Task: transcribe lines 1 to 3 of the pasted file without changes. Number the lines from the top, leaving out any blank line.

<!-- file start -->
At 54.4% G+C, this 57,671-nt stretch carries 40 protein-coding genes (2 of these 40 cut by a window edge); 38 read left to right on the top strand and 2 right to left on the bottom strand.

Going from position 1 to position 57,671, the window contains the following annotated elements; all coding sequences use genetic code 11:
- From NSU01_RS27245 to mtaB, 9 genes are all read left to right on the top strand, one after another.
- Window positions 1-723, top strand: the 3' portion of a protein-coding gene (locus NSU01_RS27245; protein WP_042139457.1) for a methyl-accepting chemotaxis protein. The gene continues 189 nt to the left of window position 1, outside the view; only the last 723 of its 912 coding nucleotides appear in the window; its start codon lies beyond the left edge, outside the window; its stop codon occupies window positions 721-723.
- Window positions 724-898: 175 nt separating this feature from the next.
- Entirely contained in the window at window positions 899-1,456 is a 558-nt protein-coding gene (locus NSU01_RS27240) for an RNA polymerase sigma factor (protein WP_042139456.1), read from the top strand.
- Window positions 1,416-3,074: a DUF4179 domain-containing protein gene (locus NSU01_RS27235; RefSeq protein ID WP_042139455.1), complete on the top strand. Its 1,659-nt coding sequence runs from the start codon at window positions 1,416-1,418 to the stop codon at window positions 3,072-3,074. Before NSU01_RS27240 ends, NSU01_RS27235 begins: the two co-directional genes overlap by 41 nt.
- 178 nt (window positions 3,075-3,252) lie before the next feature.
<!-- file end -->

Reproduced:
At 54.4% G+C, this 57,671-nt stretch carries 40 protein-coding genes (2 of these 40 cut by a window edge); 38 read left to right on the top strand and 2 right to left on the bottom strand.

Going from position 1 to position 57,671, the window contains the following annotated elements; all coding sequences use genetic code 11:
- From NSU01_RS27245 to mtaB, 9 genes are all read left to right on the top strand, one after another.